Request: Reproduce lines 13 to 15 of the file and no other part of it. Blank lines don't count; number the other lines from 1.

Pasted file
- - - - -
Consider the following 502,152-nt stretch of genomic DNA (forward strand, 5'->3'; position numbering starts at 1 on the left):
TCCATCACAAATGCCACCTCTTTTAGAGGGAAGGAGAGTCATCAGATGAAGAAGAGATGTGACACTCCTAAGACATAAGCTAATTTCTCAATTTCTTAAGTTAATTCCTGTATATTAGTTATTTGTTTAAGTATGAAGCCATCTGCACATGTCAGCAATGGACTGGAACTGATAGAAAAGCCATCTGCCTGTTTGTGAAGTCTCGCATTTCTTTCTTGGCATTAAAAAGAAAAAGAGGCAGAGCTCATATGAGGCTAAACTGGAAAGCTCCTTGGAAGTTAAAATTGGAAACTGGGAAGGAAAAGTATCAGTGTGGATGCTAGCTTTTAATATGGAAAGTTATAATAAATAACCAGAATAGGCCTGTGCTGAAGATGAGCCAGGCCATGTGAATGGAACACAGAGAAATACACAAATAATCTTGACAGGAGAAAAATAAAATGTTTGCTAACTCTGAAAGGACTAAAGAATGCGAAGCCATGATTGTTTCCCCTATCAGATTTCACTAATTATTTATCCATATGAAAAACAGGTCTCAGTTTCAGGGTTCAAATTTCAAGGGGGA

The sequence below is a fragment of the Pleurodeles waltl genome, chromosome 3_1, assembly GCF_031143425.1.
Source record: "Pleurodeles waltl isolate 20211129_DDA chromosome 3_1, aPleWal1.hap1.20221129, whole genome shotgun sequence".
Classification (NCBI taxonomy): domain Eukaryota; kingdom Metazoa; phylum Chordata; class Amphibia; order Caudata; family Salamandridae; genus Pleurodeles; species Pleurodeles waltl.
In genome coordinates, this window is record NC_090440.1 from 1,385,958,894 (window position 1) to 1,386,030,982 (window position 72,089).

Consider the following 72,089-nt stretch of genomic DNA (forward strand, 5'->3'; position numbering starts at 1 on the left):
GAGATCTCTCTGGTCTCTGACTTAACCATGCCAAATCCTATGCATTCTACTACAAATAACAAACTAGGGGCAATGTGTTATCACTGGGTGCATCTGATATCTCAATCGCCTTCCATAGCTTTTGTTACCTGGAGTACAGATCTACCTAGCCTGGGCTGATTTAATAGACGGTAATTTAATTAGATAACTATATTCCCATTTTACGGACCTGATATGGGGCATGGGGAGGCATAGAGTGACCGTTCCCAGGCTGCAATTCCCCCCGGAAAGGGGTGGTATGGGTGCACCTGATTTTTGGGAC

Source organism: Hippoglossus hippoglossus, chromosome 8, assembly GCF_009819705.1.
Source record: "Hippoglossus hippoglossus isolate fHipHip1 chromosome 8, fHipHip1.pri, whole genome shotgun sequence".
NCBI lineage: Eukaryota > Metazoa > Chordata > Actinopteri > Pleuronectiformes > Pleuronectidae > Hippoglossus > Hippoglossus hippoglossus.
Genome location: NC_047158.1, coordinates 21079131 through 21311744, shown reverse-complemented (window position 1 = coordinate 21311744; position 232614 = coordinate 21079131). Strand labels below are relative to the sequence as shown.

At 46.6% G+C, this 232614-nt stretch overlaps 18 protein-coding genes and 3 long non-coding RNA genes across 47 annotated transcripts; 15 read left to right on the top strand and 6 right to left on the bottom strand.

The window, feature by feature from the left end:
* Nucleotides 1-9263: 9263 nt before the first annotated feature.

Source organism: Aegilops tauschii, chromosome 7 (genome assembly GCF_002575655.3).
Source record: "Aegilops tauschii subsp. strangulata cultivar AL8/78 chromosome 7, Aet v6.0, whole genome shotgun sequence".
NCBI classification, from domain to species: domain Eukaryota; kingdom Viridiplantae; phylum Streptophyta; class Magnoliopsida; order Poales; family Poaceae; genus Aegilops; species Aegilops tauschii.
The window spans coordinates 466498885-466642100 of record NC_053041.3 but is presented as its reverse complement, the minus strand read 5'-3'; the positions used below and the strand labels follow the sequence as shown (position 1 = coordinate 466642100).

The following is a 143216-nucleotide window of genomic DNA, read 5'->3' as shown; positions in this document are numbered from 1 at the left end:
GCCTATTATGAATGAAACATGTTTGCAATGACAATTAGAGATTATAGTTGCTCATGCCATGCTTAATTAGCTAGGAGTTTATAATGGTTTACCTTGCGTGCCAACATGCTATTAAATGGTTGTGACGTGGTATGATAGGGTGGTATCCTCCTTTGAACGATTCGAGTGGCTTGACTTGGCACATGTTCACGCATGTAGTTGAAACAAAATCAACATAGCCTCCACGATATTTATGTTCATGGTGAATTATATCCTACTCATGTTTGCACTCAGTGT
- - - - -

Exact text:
At 46.6% G+C, this 232614-nt stretch overlaps 18 protein-coding genes and 3 long non-coding RNA genes across 47 annotated transcripts; 15 read left to right on the top strand and 6 right to left on the bottom strand.

The window, feature by feature from the left end:
* Nucleotides 1-9263: 9263 nt before the first annotated feature.